Providers also shared significant concerns about their ability to offer the LNG IUD as EC to adolescents, who they noted are major utilizers of emergency contraception. Providers felt that adolescents, particularly nulliparous adolescents, are more likely to experience high pain levels at insertion and insertion is more likely to be considered difficult.

Clients also discussed cultural considerations around Utah’s largely religious population, noting that partner involvement in contraceptive decision-making may look different when the emergency method ends up being a long-term method.

External policy and incentives

In 1983, Utah passed a law preventing clinics receiving state funding from providing care to teens without parental consent. Though this law was ultimately overruled in a court challenge (Planned Parenthood Association of Utah v. Matheson, 1983), its continued existence on the books causes confusion and concern among providers. Providers brought up concerns about their ability to provide care to adolescents in need of EC without parental consent, despite the law being unenforceable. For clients, the over-the-counter availability of oral emergency contraception was seen as an easier option than the process required to obtain an IUD for a similar purpose.

Inner setting

Structural characteristics and compatibility

Simulation trainings demonstrated many challenges to providing IUD as EC services, including the lack of same-day appointments, the availability of clinical staff to support an insertion without a prior appointment, clinic competing priorities for same-day walk-in services (such as COVID vaccines), and stocking challenges of IUDs, which are expensive to purchase without guaranteed use. Providers also noted that scheduling within the required 5-day window for services, particularly if some of those days occur over the weekend, would be a challenge. Similarly, clients noted the difficulty of getting an appointment when desired, given how full most clinics are, a difficulty especially prevalent in low-income clinics. The cost of the IUD was also a main barrier for clients, particularly if it was not fully covered by insurance and the intended use was for a short period of time. This is true for both the copper and LNG IUDs, which can cost more than $1000 if the patient is paying out-of-pocket.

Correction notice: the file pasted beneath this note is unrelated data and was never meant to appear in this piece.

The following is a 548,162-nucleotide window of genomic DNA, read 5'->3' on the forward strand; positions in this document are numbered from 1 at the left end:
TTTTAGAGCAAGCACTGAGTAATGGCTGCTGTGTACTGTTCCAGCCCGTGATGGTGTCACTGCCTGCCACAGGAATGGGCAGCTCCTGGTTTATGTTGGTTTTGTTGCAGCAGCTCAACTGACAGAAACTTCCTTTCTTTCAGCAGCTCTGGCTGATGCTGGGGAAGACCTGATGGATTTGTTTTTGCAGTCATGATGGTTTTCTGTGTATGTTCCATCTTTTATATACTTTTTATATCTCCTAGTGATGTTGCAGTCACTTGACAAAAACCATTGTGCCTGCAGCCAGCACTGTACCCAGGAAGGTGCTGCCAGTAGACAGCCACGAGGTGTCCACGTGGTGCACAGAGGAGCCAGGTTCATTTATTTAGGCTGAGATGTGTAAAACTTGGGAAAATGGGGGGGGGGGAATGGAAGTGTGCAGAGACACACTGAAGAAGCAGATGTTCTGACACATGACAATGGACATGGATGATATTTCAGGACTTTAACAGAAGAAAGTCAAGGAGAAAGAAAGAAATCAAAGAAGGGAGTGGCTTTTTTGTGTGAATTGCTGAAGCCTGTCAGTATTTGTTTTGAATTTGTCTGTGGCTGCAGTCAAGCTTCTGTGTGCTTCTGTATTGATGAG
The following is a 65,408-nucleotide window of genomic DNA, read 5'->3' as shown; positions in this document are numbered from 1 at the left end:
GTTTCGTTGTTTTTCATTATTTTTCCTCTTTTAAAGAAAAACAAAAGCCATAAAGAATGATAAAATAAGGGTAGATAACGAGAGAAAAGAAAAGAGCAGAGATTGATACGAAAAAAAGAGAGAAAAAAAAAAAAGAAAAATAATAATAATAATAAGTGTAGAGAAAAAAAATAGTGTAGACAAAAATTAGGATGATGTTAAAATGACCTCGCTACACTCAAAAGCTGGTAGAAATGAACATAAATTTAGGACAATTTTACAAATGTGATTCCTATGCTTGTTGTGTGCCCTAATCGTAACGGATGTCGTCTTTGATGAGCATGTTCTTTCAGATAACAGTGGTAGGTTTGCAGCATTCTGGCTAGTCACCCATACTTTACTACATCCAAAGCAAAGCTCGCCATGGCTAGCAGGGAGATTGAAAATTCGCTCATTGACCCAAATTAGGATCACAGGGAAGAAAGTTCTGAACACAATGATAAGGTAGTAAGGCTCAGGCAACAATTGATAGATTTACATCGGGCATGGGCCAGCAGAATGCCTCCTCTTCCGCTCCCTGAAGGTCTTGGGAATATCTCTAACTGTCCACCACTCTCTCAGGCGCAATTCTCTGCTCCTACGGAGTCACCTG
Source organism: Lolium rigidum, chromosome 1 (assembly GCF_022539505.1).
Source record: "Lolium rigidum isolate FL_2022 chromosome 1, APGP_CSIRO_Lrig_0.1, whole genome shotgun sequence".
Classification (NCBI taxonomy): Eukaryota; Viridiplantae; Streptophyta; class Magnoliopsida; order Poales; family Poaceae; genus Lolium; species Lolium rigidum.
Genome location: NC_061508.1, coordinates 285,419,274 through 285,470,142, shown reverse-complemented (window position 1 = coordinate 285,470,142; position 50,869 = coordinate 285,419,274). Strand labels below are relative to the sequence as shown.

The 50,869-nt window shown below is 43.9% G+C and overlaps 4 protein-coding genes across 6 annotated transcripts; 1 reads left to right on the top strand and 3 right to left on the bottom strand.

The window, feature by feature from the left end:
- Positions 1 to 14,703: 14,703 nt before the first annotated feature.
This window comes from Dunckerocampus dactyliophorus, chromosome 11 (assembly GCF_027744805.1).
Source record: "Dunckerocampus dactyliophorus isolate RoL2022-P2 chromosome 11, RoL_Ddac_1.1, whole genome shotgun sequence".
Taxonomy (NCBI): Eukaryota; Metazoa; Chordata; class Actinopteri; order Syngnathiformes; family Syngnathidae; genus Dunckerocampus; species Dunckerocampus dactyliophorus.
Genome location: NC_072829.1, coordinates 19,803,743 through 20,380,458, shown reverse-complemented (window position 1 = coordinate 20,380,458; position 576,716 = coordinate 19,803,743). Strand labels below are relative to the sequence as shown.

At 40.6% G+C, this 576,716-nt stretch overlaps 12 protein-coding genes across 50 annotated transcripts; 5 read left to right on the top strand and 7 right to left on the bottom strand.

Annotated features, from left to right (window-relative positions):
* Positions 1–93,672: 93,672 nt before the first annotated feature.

Access to knowledge and information

Both providers and clients were unfamiliar with the use of an IUD for EC and demonstrated confusion over the mechanism of action of the LNG IUD as an emergency contraceptive. Clients noted, more broadly, that they were unaware of most other emergency contraceptive options outside of the oral LNG emergency contraceptive (e.g., ulipristal acetate or the copper IUD). Providers who were affiliated with research institutions were more likely to have access to current evidence, such as the effectiveness of LNG IUDs as emergency contraception.

Characteristics of individuals

Knowledge and beliefs about the intervention

A barrier identified during both client and provider focus groups, as well as during simulation training, was a lack of awareness of EC options beyond oral LNG (Plan B). Clients shared that even when they were aware of all their options, they were often confused about where and how to access each of the methods. Providers and clients also lacked understanding about the mechanisms of action for each of the EC methods. Specifically, providers were uncertain about how IUDs work for EC, with some incorrectly believing that IUDs can act as an abortifacient to an established pregnancy, and others unsure if it is appropriate to place an IUD when an individual is at risk of being pregnant but has a negative urine pregnancy test (current evidence [35,36,37] indicates it is appropriate).

Personal attributes

When discussing the use of IUDs (for EC or as ongoing contraception) some providers described IUDs as a method of birth control that is “best” or “right” for their patients. While providers acknowledged that it is ultimately up to the patient to select the method that is best for them, many spoke of the need to persuade patients that the process of inserting IUDs isn’t as bad as they may imagine. The view some providers had of IUDs as a universal good stood in stark contrast to experiences shared by some patients. Some patients described the IUD insertion as very painful. Many of those who experienced pain during the insertion wished their providers had been more forthcoming about how painful the insertion could be, and shared recommendations for managing the pain during and following the procedure.